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review 2020-04-27 16:05
Reading progress update: I've read 100%.
Broken Ground - Val McDermid,Cathleen McCarron
Broken Ground - Val McDermid

So what happened at the end there, Val?  Why that infernal rush?  Did you suddenly become aware that you were on your way towards producing a minor brick, or did your publisher tell you to cut it short?  There we were, sailing nicely along in the usual 4-stars-or-higher bracket into which this series typically falls for me, and then you first give us an arrest that couldn't be a greater possible anticlimax, taking into account all that's at stake there, and, literally as an aside, almost everything else that had been threatening to come crashing down on Karen's head is tied up super-squeaky-clean in no more than a few puny words as well??  Fie.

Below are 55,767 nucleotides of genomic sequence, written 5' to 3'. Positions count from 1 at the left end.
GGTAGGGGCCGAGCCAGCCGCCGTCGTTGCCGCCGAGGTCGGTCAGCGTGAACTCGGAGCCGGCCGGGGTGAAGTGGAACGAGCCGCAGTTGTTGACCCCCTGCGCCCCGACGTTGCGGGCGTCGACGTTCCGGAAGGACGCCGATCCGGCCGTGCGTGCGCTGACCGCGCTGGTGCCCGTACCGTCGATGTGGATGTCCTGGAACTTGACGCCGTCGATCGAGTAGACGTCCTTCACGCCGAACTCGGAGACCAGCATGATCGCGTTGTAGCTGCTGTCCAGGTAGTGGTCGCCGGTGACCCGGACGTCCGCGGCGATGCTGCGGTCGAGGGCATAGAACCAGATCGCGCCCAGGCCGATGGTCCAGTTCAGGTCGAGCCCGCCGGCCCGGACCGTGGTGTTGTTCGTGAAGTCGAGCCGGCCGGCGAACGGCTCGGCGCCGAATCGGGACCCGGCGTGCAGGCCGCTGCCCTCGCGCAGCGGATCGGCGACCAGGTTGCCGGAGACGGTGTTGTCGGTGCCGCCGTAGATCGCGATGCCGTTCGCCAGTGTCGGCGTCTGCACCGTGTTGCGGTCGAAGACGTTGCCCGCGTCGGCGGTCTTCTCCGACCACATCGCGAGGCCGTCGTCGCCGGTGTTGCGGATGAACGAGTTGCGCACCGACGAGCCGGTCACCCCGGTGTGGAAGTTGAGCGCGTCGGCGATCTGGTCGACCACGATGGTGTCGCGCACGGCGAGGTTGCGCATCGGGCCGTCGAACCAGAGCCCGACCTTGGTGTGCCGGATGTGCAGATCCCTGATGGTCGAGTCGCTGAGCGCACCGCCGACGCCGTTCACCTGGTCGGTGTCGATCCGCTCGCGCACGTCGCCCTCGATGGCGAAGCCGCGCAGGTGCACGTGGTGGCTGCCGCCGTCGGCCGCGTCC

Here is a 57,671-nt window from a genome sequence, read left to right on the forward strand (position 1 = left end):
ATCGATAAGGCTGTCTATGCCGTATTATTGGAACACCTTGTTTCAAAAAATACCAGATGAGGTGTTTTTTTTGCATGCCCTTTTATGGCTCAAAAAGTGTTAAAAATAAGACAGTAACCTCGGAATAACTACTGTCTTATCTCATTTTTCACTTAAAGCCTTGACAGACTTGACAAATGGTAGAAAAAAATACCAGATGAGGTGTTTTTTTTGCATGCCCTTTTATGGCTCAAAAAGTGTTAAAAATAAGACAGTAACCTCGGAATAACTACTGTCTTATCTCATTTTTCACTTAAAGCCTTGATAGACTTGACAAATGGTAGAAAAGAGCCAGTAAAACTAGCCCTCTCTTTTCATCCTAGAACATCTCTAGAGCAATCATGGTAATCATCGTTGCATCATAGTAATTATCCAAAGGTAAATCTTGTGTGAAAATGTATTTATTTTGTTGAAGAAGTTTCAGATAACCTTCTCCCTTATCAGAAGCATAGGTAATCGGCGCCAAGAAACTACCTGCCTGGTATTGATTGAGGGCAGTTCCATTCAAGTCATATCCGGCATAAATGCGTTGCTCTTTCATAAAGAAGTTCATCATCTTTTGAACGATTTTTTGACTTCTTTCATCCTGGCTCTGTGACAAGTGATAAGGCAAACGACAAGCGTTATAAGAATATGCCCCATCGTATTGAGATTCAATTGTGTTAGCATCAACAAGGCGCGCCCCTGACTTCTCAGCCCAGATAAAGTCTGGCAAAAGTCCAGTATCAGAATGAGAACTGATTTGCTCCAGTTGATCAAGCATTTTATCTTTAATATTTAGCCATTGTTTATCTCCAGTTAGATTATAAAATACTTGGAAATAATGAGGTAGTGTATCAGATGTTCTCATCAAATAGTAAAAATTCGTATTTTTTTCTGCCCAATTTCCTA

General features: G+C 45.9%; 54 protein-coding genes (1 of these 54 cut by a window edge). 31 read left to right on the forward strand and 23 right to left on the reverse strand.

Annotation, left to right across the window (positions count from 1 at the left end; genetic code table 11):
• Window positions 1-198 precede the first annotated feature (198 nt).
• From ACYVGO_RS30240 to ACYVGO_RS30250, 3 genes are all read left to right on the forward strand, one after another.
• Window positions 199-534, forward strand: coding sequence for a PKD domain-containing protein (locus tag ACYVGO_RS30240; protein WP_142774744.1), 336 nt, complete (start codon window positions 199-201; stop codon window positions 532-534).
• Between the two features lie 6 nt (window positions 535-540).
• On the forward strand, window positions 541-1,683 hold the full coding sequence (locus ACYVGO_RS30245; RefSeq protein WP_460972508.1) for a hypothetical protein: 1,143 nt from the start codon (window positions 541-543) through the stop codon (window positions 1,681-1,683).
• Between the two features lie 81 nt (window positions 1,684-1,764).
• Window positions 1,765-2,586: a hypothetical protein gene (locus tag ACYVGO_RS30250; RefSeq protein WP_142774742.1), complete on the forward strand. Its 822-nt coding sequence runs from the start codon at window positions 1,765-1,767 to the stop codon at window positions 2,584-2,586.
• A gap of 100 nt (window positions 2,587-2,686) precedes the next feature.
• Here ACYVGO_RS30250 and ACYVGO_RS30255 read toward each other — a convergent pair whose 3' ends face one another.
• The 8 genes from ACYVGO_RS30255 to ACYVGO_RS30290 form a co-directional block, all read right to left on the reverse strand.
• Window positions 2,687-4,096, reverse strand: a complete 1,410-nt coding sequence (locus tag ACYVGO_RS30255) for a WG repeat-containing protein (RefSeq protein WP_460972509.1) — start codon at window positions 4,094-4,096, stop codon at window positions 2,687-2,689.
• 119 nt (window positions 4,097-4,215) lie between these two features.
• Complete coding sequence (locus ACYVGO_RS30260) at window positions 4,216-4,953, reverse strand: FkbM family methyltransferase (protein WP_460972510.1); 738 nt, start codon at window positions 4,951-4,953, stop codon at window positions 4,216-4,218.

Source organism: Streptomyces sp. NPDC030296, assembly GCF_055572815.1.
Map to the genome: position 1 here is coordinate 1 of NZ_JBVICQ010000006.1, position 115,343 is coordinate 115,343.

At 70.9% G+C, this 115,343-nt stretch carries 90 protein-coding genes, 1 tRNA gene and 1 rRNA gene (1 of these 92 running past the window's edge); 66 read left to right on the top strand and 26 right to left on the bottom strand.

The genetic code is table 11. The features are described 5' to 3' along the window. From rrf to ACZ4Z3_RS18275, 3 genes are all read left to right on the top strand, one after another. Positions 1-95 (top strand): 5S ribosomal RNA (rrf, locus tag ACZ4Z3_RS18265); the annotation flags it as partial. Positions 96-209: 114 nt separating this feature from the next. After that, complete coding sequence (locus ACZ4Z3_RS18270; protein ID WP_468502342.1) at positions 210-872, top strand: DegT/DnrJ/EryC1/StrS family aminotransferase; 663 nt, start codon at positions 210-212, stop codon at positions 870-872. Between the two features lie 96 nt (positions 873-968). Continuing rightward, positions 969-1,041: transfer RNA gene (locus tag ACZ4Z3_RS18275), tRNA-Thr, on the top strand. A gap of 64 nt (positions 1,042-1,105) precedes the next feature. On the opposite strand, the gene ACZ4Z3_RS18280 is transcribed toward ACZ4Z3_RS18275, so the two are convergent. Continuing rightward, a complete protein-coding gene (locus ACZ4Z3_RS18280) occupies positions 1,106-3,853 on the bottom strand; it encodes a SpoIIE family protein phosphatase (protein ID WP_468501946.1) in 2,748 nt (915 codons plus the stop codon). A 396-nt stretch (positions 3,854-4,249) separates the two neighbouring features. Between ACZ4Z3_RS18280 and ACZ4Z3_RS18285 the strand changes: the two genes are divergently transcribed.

Also -- and I do realize this one is down to me, but nevertheless it does add to my aggravation -- can we please be done with Karen's new superior officer sooner rather than later?  I've had my own share of run-ins with this type of person way beyond anything I'm willing to take anymore (it also doesn't help that I've recently seen -- and am currently seeing again -- shenanigans of a different, but equally infuriating kind); so the prospect that of all Karen's problems that were still unresolved in the next-to-last chapter, this of all things is the one issue remaining unresolved, makes me not particularly rush to get the next book, whenever it's going to be published.  I seriously do NOT want to meet this person again.  And unlike poor Karen, I have the freedom to opt out here; which I may very well end up doing, unless someone tells me that the supervisor in question is getting her long-overdue comeuppance and Karen is rid of her by the end of the next book at the very latest.